DO A GOOGLE SEARCH on the Bonfire of the Vanities and you’ll get Tom Wolfe’s book – but of course there is more to the Bonfire of the Vanities than meets the eye.
The picture above is of the cathedral in Florence, the city’s symbol is the Fleur de Lys, that is to say prosperity in a way, but the real Bonfire of the Vanities concerned the egregious monk, Savonarola. It was he who urged the Florentines to throw on a real bonfire all those fripperies people love so much. It is said that Botticelli threw some of his paintings into the real bonfire because he regretted them. As the painter of Primavera, and Mars and Venus, this is much to be regretted.
Savonarola attempted to redefine Florentine life, and these days it is very hard to get a beer in Florence. Ice creams, however, are easy. Savonarola found himself burning in flames in Florence. There are very many high towers there, it has to be said. Plus Machiavelli and Dante stalked the streets, with the former writing a very short piece about princedom in the Renaissance, and surviving, while the latter just couldn’t get over Beatrice.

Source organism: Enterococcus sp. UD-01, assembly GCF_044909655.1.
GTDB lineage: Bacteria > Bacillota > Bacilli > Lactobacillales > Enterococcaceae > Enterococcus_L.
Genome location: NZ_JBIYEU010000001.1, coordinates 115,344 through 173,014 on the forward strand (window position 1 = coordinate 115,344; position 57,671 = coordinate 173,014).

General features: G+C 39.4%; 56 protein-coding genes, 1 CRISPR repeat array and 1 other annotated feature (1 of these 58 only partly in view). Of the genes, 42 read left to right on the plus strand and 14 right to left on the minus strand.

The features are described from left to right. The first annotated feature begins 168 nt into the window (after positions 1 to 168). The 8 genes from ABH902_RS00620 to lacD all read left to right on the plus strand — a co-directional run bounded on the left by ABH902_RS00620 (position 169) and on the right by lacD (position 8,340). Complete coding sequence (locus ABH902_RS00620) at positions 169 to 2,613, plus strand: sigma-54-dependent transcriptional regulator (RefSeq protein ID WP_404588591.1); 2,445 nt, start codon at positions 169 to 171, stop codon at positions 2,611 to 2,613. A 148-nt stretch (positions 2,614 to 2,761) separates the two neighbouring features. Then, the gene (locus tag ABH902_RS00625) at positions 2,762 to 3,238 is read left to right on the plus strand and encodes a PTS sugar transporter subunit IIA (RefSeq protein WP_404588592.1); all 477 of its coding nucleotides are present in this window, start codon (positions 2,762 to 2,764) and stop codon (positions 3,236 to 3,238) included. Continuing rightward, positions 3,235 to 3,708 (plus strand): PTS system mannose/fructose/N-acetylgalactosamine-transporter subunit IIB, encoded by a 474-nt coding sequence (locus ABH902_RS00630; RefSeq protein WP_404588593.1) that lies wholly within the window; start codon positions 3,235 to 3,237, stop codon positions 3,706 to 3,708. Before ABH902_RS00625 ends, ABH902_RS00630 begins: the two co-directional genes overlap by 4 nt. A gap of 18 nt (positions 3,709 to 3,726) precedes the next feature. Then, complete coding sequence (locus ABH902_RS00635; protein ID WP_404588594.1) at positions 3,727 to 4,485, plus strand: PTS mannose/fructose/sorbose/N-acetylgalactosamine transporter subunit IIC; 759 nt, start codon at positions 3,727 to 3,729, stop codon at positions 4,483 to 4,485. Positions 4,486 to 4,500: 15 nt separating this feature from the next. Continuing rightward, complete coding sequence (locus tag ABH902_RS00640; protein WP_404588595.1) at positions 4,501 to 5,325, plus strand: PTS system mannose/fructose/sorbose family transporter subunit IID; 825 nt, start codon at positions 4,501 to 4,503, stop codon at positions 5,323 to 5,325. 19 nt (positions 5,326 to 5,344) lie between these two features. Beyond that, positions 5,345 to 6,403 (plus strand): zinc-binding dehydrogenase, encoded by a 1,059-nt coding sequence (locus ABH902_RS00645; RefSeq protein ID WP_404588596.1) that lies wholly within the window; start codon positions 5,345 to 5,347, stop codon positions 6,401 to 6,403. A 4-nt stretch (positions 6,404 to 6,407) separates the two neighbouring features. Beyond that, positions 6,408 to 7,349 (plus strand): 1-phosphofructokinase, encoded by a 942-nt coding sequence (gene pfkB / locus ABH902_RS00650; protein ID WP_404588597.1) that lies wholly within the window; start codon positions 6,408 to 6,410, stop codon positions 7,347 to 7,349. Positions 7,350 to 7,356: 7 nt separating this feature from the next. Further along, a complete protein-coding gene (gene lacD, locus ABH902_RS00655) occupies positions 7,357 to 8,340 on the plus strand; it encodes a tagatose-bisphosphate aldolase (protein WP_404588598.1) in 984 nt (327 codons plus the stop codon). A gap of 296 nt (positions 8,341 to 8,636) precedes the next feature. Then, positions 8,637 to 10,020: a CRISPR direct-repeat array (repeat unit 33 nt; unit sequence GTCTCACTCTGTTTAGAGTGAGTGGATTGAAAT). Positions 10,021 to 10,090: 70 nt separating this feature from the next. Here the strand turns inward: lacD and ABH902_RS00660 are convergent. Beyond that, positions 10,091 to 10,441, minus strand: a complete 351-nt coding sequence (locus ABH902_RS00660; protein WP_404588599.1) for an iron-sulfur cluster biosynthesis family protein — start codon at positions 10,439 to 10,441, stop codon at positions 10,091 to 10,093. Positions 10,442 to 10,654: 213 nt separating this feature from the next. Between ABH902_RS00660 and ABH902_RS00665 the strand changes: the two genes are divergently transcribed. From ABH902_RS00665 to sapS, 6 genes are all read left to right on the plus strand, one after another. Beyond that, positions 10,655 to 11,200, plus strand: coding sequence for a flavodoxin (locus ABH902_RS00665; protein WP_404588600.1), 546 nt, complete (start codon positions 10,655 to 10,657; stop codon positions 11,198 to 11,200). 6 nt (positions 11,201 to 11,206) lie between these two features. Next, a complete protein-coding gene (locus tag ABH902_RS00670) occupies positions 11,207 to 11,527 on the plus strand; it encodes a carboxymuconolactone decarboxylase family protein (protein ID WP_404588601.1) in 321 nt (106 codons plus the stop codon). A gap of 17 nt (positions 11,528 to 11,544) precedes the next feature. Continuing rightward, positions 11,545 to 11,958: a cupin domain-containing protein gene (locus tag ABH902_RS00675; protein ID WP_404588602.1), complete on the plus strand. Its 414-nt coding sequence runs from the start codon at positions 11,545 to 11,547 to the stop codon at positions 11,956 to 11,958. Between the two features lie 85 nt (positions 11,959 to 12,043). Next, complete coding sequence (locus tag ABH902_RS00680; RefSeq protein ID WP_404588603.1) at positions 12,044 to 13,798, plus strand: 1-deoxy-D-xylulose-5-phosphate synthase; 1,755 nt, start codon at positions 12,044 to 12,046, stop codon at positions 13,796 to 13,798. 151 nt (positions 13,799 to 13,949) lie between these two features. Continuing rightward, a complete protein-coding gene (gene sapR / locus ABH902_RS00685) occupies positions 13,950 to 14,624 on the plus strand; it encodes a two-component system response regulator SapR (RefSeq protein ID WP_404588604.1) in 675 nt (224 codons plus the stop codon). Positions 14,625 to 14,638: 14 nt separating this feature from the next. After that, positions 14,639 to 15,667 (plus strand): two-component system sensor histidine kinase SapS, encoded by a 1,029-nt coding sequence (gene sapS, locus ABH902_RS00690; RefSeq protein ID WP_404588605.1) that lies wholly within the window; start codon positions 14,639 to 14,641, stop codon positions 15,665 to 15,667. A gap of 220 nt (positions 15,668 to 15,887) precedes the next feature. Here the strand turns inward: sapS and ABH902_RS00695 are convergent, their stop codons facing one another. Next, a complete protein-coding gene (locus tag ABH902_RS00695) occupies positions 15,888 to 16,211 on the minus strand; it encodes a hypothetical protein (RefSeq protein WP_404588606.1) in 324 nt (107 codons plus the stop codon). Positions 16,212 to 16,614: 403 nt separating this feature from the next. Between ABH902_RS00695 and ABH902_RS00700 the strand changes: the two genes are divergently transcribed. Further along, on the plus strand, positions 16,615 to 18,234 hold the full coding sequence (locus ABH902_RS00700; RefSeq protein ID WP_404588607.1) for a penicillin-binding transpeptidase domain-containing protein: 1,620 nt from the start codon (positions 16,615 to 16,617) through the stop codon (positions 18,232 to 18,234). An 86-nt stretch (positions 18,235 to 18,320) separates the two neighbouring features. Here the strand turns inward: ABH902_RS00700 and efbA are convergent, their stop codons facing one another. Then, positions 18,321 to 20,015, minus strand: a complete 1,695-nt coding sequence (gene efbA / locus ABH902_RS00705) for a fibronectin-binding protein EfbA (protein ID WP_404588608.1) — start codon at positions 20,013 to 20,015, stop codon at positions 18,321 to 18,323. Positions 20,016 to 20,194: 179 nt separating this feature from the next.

Today, Florence is a favourite place for tourists to visit. And up high you can walk down past the home of Galileo Galilei, the poor guy who tried to explain to the Vatican that Rome wasn’t the centre of the universe. In the 15th century the centre of the universe was Hampi (Vijayanagar), bigger than Rome then, and with an army of one million. Ah, civilisation! Below is pictured a sunset over Florence. ♦